This is a story that unfolds slowly, with no dramatic event(s) at the end of every chapter as is so common in modern pulp fiction. I enjoyed it very much; but then, I enjoy John LeCarre novels - work that some find ploding. It is not Baldacci. (Whose writings I enjoy but would not need or want to reread). The meaning of the word 'pavane' well sums the development of the story.
Pavane is much better characterized as alternative history than science fiction. There are no gizmos that don't exist in today's world. But ... there is a bit of fantasy.
PS I use the term "pulp fiction" in the best sense. Hawthorne and Dafoe were pulp fiction writers of their time.
If this book is free, or close to it (as it was when I wrote this review) do yourself a great big favor and buy it NOW. I don't much like humor books, but ... Her quips, jibes, and sarcasm are delivered deadpan, just when one expects a predictable sentence.
Just imagine what one can do with the line: "He's so vain." If your veins aren't running, that is.
I'm now paying serious $ / credits for Ms. Harper's other books. Enjoy.
The writing is tauter than the last book, which is good because the series is getting bloated.
David, it is time to bring this series to a conclusion.
What isn't good is that this book demands maps. There are constant references to various towns and terrain and the ways in which the forces are trying to out flank each other. Without access to the maps (which I assume the printed version includes) I just gave up and skipped over pieces of the plot that relied on geographical information. Buy the book. Or photocopy the maps from the book at the library. Or, better yet, take it out of the library.
I instinctively avoid books that are labeled "funny." I'm pretty sure that I downloaded my first Molly Harper book because it was free. Wow.
Her humor is drop dead funny and fully evades clichés. In fact, part of the humor is in the way she takes common phrases and alters them slightly. Without giving any impression that she changed the dialogue to incorporate the phrases. Her books are my on my "go to listen list" for days when work has been tough and I need cheering up. Which means that I can listen to them more than once without being bored, which is not common for me.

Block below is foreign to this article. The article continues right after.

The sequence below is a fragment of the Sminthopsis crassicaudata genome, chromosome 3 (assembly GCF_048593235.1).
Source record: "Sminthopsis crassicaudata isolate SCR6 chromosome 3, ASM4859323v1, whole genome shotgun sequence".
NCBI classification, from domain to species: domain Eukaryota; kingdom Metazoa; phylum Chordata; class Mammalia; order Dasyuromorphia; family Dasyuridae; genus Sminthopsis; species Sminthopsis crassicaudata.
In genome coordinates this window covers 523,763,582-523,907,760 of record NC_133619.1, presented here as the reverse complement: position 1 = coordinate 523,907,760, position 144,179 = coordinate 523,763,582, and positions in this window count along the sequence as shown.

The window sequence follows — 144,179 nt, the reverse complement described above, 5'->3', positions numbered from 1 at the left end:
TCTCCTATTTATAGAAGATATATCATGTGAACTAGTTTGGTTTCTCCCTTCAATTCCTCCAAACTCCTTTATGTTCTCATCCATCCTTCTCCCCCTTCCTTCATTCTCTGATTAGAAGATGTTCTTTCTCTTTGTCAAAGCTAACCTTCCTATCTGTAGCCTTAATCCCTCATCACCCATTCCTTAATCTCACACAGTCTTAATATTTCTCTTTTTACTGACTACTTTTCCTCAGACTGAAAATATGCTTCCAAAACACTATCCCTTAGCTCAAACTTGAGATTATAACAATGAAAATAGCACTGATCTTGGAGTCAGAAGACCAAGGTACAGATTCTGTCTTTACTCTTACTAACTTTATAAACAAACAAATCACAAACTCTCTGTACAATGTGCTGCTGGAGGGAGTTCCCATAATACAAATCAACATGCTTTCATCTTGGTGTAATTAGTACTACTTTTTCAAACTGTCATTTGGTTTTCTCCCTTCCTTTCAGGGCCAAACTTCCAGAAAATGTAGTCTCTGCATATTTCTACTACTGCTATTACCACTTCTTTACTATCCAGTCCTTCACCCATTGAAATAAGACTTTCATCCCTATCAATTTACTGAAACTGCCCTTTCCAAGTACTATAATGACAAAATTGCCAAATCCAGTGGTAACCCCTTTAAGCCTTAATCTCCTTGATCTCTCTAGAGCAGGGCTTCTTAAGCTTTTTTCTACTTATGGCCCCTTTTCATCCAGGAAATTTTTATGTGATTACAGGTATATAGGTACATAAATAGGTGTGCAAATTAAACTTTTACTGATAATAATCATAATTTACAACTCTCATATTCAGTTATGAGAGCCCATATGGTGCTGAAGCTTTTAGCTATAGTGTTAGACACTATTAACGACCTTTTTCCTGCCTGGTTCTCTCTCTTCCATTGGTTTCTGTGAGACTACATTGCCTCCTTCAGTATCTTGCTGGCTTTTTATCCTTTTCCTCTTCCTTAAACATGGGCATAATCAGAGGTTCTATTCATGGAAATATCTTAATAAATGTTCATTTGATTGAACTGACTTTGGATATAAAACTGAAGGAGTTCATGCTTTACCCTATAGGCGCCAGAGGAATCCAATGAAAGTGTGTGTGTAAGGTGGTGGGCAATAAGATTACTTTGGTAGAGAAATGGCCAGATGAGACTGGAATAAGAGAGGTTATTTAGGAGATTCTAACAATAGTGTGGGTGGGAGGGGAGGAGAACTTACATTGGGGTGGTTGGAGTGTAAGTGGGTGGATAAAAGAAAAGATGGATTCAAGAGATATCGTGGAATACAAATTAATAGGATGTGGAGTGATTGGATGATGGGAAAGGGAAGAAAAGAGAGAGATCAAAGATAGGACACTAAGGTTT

Cotton Candy? Well ... I'm closing in on my Grand Pa years and I still look forward to the cotton candy each year when the county fair rolls around.
Ms. Ronconi's narration is savory and saucy and adds to my enjoyment. To the extent that I have looked for other books she narrates.
I'm a guy who enjoys Nicholas Sparks' books. I believe in the power of love ... deal with it.
That said, I have only so much empathy for characters who turn the other cheek and take the fall for others' mistakes, as the hero does here.
What triggered my prude reaction was my realization that this is a love story between two people, one of whom is married with young children. Not many ways that can end happily unless the inconvenient spouse is killed off by the author, are there? Which may not be the way it ends - I'm not going to spoil your read / listen.
What's to like about the current craze for vampire books? Nothing much. While I don't remember how I came across this book, the title itself promised something different. Stray??? Vampires. Next, the description promised the story of a human taking care of the mundane day to day needs of vampires, which didn't sound like the usual approach in most science fiction books. So I bought it. Molly has a lot of fun with the foibles of vampires as seen from the human business woman's view point.
Well, I won't spoil the suspense. There may be a wedding or maybe not. What is interesting is seeing Kris going through what all spouses (or perhaps not) experience when a loved one goes off to battle. I'm not sure this book should be read without reading earlier ones in the series. Actually, I am sure. Read earlier ones first. If you have, this one is well worth the credit..
I read and enjoy many books by and about women, including quite a few labeled romance. In fact, one search engine has decided that I am a woman. I'm not ... and never have been. All my protesting is preface to this: Our heroine is a ninny, making the same mistakes over and over. Nor is the story even passingly close to reality. At any price above a buck save your money.
I quite enjoyed Edward Hermann's narration.
As a former cox, the joy of the book was discovering the history of rowing. Commands that I learned in the 1970's were the same ones used in the 20's and 30's. I wish I had read this book while crewing.
The story itself lacks details about many member of the Olympic crew and almost everything about their lives after college, which is while I awarded only 4 stars. For anyone with a rowing background, however, this is a 5 star must read.
Has more improbable escapades and escapes from danger than your average minx. Which creature, as it happens, has a role in the story. If Audible offers it again really cheaply, and you really like werewolf stories, try it.
I did quite like the idea of the heroine living in a church.
Not worth the invisible paper credit. Giant mechanized Nazis? Fighting comic book super heros? Perhaps this book is meant as a spoof. I cannot imagine why Ms. Lackey decided to associate herself with this collaboration.
I gave the narrator 3 stars just because I couldn't blame him for the material.
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